xi. Any other acts or failures to act by DAVOL or BARD regarding the studying, testing, designing, developing, manufacturing, inspecting, producing, advertising, marketing, promoting, distributing, and/or sale of CK Patches for hernia repair surgery as will be learned during discovery.”  Eaton v.  Davol Inc. Case Number: PC-2017-0735, complaint. Providence Superior Court

Bard Defective Device Lawsuits 

This is not the first time that Bard has encountered legal troubles and liability regarding its medical devices. It has a very poor safety record when it comes to such products. For instance, a state court in California awarded a woman $3.6 million after she demonstrated to the court’s satisfaction that Bard’s Avaulta Plus implant had caused her serious injury. These implants were later removed from the market, but the damage had already been done. 

Many devices of questionable safety manufactured by this company are still available on the market, regardless of the fact that they may be dangerous. A number of lawyers have pointed out in court that Davol  Bard has sold a large number of plastic mesh devices over the years in which they used a type of plastic that the plastic manufacturer indicated was not safe for implantation in humans. In documents presented in court, emails from within the company itself revealed discussions in which executives warned their coworkers not to tell plastic manufacturers they were using this particular plastic material in the medical devices they were manufacturing for placement in human beings.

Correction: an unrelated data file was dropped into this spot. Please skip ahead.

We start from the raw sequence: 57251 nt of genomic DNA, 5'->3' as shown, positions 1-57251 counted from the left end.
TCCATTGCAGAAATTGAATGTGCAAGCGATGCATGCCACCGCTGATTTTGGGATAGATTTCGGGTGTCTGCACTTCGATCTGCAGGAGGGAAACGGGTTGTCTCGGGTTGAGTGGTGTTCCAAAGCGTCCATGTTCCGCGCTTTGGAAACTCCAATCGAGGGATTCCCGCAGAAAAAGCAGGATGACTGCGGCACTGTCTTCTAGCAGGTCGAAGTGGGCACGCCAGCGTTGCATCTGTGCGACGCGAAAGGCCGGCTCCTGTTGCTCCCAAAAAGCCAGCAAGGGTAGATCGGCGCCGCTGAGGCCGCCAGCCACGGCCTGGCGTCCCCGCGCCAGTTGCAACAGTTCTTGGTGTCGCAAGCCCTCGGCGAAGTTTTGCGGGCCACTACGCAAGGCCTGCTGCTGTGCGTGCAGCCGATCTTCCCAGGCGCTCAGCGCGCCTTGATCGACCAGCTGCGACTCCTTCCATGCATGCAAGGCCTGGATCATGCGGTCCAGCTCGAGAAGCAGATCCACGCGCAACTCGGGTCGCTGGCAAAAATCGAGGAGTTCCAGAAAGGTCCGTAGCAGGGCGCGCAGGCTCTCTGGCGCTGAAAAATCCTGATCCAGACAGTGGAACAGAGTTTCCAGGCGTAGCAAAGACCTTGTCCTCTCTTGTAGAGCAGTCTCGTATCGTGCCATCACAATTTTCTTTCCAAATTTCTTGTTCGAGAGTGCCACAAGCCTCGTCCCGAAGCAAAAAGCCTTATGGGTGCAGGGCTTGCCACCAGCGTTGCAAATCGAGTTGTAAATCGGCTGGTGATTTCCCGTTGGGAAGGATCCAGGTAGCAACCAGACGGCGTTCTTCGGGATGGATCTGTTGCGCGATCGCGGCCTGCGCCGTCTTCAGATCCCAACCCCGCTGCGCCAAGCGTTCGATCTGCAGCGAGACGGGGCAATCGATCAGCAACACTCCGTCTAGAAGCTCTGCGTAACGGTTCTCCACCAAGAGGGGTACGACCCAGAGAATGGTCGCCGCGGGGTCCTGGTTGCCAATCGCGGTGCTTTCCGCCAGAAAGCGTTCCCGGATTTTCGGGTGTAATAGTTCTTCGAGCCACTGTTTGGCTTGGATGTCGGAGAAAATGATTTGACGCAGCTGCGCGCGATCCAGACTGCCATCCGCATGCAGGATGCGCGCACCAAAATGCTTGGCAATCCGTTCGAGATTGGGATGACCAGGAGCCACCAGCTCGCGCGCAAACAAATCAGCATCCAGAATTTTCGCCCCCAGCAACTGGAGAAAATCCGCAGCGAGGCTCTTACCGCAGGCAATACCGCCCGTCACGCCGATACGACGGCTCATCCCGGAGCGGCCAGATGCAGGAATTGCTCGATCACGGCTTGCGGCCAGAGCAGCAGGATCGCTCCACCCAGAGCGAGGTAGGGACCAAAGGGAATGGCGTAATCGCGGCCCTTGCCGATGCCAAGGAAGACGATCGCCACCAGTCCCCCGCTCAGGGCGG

In fact, in spite of the warnings it had received from these plastic manufacturers, Davol / Bard continued using the material in its vaginal mess devices and hernia repair meshes. They were technically able to do this because the mesh itself had been cleared for use through the FDA’s 510(K) system, which frequently permits medical manufacturers to place medical devices on the market without actually conducting human tests regarding their safety or efficacy. There are quite a few products manufactured by Davol  /Bard that can result in problems, including: 

• 3D Max 
• Spermatex 
• Composix 
• Composix EX 
• Perfix Plug 
• Kugel